It started like every other day (queue the ominous background music). And yet somehow a software synchronization went awry and I lost over 1200+ bookmarked links in my Safari browser. I was livid. All those articles I meant to read, all those useful reference materials, and all those things that I thought were important… all gone. And all I could think about was how many days it worth of time it would take to find and reorganize them all. It was a hoarders worst nightmare (e.g. to lose all the precious nothings that one worked so hard to collect, even if they offered no real value to one’s life).
NOTICE: This post doesn’t have a featured image prominently displayed at the top in order to entice you to stop by and read what I have to say.
Power Dork Mode Defined: The ability to switch (mid sentence) from an otherwise normal human being to a super geek, often to the shock and bewilderment of all bystanders.
When people think of MIT, it conjures up the stereotypical images of a college full of nerdy computer programmers that haven’t seen the light of day in weeks. And to be fair, those people do exist (and God bless them and their dedication to their craft). However, most people visiting the campus are often surprised at how ‘normal’ most students appear outwardly. These student know pop culture, they play sports, they have lots of hobbies, and they appear to be like the students you’d meet at any other campus. That is until…
Rick’s Rules #17a (in my owner’s manual (which is still being written)): pay attention when life brings you messages in threes, particularly when it’s an open ended question. The I-don’t-believe-in-coincidences part of me wishes to suggest that…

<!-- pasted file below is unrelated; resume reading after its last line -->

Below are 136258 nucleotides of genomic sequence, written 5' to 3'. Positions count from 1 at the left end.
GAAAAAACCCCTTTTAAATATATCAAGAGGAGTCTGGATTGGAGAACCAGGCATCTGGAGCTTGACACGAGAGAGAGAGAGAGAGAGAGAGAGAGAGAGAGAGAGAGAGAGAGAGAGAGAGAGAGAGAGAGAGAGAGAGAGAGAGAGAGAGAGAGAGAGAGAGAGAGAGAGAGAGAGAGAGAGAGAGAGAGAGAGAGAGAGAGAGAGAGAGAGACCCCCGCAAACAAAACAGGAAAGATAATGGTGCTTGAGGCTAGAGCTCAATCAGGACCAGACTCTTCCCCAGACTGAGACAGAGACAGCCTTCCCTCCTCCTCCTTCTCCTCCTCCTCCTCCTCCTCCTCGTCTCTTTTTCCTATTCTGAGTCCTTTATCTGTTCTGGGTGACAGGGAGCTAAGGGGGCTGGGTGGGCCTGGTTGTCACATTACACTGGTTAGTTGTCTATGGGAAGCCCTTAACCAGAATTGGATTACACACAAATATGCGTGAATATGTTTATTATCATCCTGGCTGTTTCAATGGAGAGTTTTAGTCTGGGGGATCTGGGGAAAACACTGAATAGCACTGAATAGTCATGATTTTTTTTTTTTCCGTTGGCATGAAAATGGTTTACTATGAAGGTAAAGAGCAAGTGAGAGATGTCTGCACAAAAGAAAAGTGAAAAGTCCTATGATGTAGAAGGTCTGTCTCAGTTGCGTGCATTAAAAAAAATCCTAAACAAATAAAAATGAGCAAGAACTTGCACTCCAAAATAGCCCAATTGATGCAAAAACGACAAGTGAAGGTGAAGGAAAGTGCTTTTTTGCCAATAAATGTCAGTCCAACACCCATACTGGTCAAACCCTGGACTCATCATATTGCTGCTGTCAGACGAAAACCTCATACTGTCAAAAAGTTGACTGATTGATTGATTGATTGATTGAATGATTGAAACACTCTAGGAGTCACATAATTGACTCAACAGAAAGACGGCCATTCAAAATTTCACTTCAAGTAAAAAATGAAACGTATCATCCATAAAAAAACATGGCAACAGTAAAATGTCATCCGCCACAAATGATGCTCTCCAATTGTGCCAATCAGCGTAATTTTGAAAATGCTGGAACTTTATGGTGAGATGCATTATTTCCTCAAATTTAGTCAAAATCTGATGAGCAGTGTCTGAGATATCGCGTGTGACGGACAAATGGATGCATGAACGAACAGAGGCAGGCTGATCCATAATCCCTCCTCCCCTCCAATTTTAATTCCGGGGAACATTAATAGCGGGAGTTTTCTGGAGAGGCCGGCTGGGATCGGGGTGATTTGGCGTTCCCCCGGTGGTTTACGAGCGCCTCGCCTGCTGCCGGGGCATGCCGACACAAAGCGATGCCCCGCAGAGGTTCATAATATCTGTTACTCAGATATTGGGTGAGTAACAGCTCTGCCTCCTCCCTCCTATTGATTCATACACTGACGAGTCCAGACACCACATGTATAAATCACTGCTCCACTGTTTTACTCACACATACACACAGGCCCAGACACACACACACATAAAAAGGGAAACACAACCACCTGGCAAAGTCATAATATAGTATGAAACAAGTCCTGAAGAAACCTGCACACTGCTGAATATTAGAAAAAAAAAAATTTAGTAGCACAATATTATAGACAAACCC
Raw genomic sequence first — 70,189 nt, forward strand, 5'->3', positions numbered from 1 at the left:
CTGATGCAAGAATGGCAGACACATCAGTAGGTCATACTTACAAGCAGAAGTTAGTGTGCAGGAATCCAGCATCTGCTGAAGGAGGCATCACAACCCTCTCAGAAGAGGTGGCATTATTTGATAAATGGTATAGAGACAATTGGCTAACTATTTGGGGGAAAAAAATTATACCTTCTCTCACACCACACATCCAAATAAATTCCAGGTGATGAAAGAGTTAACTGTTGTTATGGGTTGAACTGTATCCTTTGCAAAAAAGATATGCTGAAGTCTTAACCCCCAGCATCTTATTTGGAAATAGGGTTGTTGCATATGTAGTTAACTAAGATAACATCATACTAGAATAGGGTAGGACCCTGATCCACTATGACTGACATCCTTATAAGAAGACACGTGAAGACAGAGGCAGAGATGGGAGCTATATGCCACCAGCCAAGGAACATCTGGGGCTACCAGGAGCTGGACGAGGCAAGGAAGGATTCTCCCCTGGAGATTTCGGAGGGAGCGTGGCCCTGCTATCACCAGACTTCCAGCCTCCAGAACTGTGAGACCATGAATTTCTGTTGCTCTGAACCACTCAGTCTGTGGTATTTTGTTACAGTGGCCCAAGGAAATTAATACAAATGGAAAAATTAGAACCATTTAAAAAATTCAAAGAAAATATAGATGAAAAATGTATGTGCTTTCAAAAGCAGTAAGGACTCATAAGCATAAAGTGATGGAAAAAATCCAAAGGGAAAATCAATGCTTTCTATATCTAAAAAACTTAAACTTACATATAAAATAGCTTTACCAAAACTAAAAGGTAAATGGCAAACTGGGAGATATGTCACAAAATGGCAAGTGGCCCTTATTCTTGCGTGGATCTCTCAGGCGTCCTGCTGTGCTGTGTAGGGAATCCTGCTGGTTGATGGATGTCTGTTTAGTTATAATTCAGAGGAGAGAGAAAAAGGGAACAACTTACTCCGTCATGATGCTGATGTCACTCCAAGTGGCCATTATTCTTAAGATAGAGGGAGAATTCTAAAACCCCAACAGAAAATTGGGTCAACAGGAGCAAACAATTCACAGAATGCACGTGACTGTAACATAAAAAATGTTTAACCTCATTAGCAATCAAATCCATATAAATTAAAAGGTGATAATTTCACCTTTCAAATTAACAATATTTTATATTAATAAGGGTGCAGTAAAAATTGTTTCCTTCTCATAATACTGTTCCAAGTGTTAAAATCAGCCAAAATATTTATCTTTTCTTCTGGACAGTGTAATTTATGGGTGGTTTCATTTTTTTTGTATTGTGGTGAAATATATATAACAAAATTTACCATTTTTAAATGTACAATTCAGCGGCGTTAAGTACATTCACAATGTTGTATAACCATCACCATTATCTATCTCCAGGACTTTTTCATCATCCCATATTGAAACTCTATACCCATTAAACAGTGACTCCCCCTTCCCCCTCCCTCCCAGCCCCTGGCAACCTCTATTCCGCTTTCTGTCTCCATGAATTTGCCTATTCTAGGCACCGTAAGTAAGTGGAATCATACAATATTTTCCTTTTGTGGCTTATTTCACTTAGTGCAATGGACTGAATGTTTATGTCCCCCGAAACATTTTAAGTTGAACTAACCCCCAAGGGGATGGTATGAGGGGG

… you may just find a tiny trail… that leads to avenue __ that leads to a highway ===== that leads to your next big move in life.
Or, it may just give you a moment for self reflection!
I love goals. They give me targets to focus on, move towards, and (ultimately) achieve. And I agree with Jack Canfield that it’s EXTREMELY important to be very specific and clear in the wording… lest you set a goal so nebulous, lofty, or vague that one can’t objectively tell if you achieved it or not. Easy example: the goal of “losing weight” versus stating “I’ll weigh 201 pounds by March 1st 2012 at 6PM.”
I can't stand jogging. I find it to be the most boring form of exercise there is. I would much rather bike, swim, play soccer, do yoga, lift weights, or do just about anything but jogging. So imagine my delight to discover that we were required to do a 3 'warm up' jog before each practicing during my 4 years as a varsity track and field athlete at MIT. Even though I was primarily a jumper/sprinter, we all had the same
slog jog each day.
I do my worst thinking in front of a computer. There are too many distractions (twitter, facebook, google plus, IRC, email, internet, desktop files, open applications, jumping icons in the doc, velociraptors [just seeing if you’re still reading], and all the piles of paper creating a mini-castle around my monitor). What is a person to do in order to come up with some great ideas?
Answer: CHORES… lots and lots of chores.
Are you a blogger? If so, why? Do you simply wish to share your knowledge? Are you passionate about a cause and simply want to spread awareness? Do you want to be famous? Do you want to find people of like mind to share ideas with?
Or did you tell your boss to F*&# off as you gave up the 9-5 grind for a chance at following your passion… turning it into a successful (and profitable) online business?
20,000 free throw shots. That’s approximately how many times each member of my team practiced that ONE shot during our varsity basketball season in high school. And even with that level of repetition, some of us would still freeze and/or choke during a big game when the pressure was on.
Now imagine this extreme scenario. You’ve only played basketball once in your life and were suddenly thrown into the final seconds of the final game in the NBA playoff. There is only 1 second on the clock, your team is down by 2, and you’re on the free throw line to tie things up. Your fans are screaming. The opposing fans are booing. The announcer is trying to pump up the crowd while 50,000 people are watching you live. Another two million people are watching you on the TV, watching your every movement. The ball is handed to you....